Direct discrimination of different plant populations and study on temperature effects by Fourier transform infrared spectroscopy
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- Khairudin, K., Sukiran, N.A., Goh, HH. et al. Metabolomics (2014) 10: 203. doi:10.1007/s11306-013-0570-5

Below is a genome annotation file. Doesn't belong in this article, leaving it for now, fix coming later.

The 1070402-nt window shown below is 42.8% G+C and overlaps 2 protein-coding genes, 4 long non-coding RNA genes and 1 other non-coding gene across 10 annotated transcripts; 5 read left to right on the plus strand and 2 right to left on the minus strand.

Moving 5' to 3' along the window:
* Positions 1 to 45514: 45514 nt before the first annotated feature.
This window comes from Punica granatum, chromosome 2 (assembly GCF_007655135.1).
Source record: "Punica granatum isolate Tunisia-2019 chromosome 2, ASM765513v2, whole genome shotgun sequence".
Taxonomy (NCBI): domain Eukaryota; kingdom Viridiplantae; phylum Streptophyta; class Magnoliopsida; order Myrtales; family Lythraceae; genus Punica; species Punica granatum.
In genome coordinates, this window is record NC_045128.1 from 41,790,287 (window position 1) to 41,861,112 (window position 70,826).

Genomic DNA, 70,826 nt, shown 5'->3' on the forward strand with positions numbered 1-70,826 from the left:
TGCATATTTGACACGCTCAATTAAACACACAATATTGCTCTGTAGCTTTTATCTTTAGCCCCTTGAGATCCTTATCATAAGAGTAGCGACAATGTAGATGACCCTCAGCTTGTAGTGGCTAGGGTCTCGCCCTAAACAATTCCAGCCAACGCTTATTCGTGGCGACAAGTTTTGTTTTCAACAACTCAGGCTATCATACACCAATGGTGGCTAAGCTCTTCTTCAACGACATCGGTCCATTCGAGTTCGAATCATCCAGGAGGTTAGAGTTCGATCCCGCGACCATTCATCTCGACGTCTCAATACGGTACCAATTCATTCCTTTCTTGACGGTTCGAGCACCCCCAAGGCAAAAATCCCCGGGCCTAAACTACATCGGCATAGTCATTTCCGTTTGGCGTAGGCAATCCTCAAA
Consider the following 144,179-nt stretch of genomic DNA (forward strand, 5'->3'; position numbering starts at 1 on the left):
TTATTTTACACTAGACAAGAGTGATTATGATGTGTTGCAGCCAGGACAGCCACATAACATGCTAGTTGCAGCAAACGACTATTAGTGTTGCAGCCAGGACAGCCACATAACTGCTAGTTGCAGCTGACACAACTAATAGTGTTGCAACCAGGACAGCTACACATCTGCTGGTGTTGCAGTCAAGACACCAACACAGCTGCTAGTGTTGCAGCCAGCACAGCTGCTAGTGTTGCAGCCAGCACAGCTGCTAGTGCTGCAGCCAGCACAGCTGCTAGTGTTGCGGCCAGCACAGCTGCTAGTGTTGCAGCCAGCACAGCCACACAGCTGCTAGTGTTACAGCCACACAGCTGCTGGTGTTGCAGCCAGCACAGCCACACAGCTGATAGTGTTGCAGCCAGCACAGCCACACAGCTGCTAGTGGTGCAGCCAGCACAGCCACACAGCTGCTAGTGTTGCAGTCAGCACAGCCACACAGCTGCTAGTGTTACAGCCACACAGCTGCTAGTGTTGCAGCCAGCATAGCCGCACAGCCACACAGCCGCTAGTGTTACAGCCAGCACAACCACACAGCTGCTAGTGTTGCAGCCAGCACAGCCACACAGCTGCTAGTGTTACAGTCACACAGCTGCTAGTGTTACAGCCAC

Fourier transform infrared spectroscopy was used to characterise highland and lowland populations of Polygonum minus Huds. grown in different controlled environments. A thermal perturbation technique of two-dimensional correlation infrared spectroscopy (2D-IR) correlation spectra was applied to establish differences between the populations. The absorption peaks at 3,480 cm−1 (hydroxyl group), 2,927 cm−1 (methyl group), 1,623 cm−1 (carbonyl group), and 1,068 cm−1 (C–O group) were particularly powerful in separating the populations. These peaks, which indicate the presence of carbohydrate, terpenes, amide and flavonoids were more intense for the highland populations than lowland populations, and increased in environments with a higher temperature. Wavenumbers (1,634, 669 cm−1) and (1,634, 1,555 cm−1) in the 2D-IR correlation spectra provided fingerprint signals to differentiate plants grown at different temperatures. This study demonstrates that IR fingerprinting, which combines mid-IR spectra and 2D-IR correlation spectra, can directly discriminate different populations of P. minus and the effects of temperature.